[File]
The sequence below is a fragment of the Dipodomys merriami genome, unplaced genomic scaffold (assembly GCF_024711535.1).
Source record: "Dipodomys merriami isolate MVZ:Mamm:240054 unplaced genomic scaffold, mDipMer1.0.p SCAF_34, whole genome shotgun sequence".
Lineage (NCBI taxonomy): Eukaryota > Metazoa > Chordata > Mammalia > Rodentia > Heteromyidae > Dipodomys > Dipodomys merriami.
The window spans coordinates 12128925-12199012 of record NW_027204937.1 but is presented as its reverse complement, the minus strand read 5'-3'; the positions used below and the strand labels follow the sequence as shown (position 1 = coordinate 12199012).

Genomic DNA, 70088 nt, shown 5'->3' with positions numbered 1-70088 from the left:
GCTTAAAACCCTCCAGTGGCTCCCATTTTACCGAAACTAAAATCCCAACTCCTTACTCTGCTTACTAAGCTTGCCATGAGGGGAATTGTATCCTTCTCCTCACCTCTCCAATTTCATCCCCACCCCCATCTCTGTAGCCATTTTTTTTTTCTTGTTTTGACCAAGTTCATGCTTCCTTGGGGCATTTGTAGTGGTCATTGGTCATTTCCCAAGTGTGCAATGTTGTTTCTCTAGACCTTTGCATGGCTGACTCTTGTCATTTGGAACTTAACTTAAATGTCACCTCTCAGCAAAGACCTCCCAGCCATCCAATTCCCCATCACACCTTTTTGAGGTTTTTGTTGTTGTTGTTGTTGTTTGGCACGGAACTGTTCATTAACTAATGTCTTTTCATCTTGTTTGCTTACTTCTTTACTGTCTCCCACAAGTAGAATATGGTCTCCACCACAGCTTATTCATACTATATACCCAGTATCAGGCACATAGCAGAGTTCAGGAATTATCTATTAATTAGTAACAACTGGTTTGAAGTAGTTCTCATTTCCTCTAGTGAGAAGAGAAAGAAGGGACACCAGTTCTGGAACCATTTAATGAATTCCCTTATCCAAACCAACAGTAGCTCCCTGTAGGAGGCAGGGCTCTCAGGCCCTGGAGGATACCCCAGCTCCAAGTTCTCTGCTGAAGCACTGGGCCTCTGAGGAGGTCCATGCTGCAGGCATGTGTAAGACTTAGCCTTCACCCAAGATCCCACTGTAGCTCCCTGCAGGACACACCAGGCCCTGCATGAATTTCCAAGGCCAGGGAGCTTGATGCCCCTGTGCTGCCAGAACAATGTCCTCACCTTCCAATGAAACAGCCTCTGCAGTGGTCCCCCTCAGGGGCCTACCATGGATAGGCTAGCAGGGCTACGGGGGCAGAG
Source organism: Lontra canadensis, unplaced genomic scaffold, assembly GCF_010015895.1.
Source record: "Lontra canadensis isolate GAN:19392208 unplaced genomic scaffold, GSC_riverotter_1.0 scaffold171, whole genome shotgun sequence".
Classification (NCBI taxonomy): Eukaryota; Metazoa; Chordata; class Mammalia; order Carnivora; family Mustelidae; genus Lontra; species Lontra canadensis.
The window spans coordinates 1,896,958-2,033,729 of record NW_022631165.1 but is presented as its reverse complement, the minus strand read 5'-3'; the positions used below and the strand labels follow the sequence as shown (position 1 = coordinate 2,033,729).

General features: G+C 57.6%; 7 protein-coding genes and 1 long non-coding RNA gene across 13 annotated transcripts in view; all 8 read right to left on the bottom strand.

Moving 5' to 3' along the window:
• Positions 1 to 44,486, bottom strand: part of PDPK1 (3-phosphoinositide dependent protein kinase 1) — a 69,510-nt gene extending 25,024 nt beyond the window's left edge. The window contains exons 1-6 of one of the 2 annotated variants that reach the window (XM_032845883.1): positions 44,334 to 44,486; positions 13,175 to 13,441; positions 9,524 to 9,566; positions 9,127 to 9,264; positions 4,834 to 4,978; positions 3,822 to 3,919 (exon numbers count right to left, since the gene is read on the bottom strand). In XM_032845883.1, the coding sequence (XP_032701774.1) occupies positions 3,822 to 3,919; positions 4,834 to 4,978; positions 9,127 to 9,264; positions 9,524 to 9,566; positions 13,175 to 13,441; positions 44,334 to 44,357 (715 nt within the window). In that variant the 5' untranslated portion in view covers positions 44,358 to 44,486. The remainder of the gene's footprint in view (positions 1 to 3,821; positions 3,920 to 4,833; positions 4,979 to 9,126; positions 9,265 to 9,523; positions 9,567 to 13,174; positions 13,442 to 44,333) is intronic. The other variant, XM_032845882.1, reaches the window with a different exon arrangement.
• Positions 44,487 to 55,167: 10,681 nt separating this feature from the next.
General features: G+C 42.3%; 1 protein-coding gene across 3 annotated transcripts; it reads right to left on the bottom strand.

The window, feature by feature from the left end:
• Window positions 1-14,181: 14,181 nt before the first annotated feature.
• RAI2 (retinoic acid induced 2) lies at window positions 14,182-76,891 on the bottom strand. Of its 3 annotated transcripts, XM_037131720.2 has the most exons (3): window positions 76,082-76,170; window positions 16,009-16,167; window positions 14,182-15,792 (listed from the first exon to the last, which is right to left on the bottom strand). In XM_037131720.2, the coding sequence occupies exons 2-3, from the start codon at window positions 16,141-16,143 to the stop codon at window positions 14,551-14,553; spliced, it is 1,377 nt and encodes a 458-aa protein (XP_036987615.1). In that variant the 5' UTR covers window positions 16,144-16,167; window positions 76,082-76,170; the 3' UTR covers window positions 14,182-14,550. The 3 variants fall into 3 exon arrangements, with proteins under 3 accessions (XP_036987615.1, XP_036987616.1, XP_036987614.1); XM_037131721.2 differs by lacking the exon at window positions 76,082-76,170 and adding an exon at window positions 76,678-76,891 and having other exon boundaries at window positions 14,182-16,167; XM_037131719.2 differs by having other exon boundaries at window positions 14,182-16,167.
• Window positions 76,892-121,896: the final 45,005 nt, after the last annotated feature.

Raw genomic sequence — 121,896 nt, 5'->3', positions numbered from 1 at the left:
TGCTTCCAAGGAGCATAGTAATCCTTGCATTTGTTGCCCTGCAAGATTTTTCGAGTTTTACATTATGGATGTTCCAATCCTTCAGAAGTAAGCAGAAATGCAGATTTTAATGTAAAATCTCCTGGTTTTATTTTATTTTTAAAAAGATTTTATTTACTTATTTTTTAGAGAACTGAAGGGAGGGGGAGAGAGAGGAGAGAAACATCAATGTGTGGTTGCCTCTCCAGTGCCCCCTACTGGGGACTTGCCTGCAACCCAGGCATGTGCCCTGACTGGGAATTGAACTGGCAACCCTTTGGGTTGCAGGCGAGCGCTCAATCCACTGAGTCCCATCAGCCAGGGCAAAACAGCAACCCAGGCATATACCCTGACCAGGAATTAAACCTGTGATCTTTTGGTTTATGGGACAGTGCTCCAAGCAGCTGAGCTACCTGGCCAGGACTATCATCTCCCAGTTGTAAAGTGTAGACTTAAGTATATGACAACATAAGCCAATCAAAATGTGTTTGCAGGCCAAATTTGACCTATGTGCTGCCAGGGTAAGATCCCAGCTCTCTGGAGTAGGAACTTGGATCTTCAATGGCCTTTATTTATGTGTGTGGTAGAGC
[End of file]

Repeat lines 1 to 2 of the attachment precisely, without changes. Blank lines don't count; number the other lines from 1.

The sequence below is a fragment of the Dipodomys merriami genome, unplaced genomic scaffold (assembly GCF_024711535.1).
Source record: "Dipodomys merriami isolate MVZ:Mamm:240054 unplaced genomic scaffold, mDipMer1.0.p SCAF_34, whole genome shotgun sequence".